Tuesday, December 04, 2007

Scott Thomas Beauchamp

A story that I've been following since this summer was that of a 24 year old soldier who was able to publish a series of reports from the theatre in Iraq. The series was presented in The New Republic magazine.

The author is Scott Thomas Beauchamp and the last entry contained three examples of how war had dehumanized him and his buddies. He wrote about:
  • Soldiers mocking a woman (either a fellow soldier or a contractor - the author wasn't sure) who had been disfigured by an IED
  • A soldier wearing the skull bone of a child as a yarmulke underneath his helmet
  • A Bradley Fighting Vehicle driver who intentionally ran over dogs with his equipment

Some in the conservative side of the blogosphere started poking holes in the story and after four and a half months, the editor of the magazine, Franklin Foer, said at the end of a fourteen page post that the magazine could no longer stand by the author's stories.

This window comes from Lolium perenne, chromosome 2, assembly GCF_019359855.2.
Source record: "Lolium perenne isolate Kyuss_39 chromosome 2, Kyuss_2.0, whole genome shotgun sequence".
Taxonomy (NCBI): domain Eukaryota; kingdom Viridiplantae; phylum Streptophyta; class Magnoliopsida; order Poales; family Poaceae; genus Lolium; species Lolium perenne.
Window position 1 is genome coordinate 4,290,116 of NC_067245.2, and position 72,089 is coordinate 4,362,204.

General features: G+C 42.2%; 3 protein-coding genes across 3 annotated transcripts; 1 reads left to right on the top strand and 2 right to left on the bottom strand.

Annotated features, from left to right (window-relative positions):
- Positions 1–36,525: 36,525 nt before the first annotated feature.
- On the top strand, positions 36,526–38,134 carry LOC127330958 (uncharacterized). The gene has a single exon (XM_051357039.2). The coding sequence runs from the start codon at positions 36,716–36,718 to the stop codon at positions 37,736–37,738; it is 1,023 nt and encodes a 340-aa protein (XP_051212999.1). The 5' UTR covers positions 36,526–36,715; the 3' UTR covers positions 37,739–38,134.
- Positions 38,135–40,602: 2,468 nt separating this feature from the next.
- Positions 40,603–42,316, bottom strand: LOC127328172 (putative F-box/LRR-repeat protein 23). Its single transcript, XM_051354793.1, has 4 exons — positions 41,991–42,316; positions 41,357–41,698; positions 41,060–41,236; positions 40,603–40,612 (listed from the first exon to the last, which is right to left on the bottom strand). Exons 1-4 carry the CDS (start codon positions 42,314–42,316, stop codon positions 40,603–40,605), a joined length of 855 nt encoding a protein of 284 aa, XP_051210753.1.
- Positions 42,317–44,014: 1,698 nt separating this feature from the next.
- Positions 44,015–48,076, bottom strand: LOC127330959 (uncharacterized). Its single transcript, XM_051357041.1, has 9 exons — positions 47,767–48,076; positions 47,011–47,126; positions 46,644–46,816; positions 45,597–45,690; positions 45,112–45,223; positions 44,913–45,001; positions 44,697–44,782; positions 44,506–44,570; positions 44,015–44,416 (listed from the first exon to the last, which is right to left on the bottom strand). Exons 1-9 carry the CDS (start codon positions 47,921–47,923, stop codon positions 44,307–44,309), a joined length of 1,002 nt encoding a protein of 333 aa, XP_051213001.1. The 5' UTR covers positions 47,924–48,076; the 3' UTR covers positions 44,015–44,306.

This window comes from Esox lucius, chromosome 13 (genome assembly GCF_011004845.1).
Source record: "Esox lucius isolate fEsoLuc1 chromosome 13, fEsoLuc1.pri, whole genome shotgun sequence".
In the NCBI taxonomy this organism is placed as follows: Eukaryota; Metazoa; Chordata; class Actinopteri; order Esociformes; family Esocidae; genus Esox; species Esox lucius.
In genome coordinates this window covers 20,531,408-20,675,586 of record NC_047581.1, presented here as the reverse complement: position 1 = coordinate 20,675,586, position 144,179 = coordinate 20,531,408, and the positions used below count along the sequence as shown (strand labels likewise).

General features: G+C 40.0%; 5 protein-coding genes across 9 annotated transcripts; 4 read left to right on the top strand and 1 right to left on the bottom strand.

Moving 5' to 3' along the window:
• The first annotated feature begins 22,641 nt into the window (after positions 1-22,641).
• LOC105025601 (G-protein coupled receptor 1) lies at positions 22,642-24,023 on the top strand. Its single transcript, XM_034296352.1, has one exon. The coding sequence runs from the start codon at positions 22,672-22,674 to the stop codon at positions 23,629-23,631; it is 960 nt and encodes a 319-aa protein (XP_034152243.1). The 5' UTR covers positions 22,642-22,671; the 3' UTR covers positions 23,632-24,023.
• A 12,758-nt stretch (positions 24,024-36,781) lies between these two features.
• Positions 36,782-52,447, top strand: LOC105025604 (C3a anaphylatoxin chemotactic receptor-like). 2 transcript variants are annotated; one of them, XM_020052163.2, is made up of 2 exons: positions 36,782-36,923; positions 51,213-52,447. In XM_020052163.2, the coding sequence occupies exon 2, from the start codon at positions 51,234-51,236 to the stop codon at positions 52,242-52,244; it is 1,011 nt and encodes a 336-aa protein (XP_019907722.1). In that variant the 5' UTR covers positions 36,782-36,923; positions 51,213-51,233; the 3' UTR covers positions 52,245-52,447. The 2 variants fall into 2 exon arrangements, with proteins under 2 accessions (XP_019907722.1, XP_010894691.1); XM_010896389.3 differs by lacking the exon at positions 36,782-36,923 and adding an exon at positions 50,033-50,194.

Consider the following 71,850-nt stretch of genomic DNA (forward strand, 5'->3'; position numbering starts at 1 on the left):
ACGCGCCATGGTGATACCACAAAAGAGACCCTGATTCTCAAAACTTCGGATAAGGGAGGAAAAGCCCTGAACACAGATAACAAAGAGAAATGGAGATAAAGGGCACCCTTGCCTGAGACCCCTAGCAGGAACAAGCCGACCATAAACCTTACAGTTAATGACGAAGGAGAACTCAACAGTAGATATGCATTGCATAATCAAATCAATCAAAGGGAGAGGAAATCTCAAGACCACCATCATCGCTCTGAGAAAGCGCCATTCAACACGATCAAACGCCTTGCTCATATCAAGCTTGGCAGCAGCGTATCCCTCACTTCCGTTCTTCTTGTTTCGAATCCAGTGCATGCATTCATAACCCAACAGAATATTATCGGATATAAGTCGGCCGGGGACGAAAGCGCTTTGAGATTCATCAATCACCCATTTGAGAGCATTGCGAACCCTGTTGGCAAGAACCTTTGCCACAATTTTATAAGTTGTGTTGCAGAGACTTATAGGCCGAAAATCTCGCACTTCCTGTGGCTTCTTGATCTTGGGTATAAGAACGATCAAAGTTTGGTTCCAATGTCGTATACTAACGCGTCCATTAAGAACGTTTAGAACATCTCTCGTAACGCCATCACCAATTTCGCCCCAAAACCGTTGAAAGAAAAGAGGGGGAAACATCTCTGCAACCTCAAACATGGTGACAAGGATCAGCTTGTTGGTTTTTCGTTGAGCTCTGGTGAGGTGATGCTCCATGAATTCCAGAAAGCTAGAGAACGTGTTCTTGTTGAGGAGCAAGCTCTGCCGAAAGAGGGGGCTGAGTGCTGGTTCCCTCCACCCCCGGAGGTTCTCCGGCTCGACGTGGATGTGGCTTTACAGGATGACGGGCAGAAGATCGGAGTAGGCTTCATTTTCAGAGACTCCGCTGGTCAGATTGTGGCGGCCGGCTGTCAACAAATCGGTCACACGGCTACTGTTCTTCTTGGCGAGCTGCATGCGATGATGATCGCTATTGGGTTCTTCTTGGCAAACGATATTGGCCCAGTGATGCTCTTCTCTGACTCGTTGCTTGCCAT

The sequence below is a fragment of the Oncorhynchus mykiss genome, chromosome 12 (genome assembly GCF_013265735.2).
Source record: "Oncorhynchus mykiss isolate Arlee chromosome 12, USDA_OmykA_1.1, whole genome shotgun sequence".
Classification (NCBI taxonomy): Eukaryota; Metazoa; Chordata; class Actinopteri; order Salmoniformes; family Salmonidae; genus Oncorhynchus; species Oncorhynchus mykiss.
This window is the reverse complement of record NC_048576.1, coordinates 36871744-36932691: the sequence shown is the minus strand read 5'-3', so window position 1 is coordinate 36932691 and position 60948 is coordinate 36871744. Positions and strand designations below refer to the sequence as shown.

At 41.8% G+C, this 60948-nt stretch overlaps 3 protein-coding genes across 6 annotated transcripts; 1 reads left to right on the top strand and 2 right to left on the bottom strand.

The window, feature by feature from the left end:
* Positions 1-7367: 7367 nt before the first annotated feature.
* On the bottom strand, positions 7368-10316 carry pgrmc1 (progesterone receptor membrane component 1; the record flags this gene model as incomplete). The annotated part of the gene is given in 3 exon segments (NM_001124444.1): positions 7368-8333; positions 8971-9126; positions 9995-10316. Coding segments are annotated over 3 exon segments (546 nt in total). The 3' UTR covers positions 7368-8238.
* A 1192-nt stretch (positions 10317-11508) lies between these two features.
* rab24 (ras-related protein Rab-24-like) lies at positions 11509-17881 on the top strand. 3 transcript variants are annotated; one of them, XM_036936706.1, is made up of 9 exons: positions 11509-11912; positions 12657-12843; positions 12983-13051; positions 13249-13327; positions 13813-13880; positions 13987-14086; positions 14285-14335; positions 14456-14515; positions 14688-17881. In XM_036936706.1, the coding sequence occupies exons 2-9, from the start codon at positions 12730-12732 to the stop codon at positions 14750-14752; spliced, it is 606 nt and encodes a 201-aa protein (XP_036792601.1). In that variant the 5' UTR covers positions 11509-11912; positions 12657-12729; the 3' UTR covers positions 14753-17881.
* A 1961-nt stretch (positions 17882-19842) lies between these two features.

What I find quite amazing in this all is the support that people have for the American soldier in general. Attached to Foer's retraction, which takes thirteen pages to justify his magazine's shoddy reporting and fact-checking and to blame the Army for stonewalling, there are 419 comments. While I did not read every comment, of those I saw not one was supportive of the magazine. It is clear that readers took this series as a swipe at American soldiers in general and were not happy that the magazine sensationalized events in order to make the soldiers look bad.

Here are a few tips to the media:

Iraq is not Vietnam.

Our soldiers are not known for having "personally raped, cut off ears, cut off heads, taped wires from portable telephones to human genitals and turned up the power, cut off limbs, blown up bodies, randomly shot at civilians, razed villages in fashion reminiscent of Ghengis Khan, shot cattle and dogs for fun."

Iraq will not be remembered as a Fiasco.

The American people love their soldiers and do not take kindly to their being slandered.

And one last thing: grow up!

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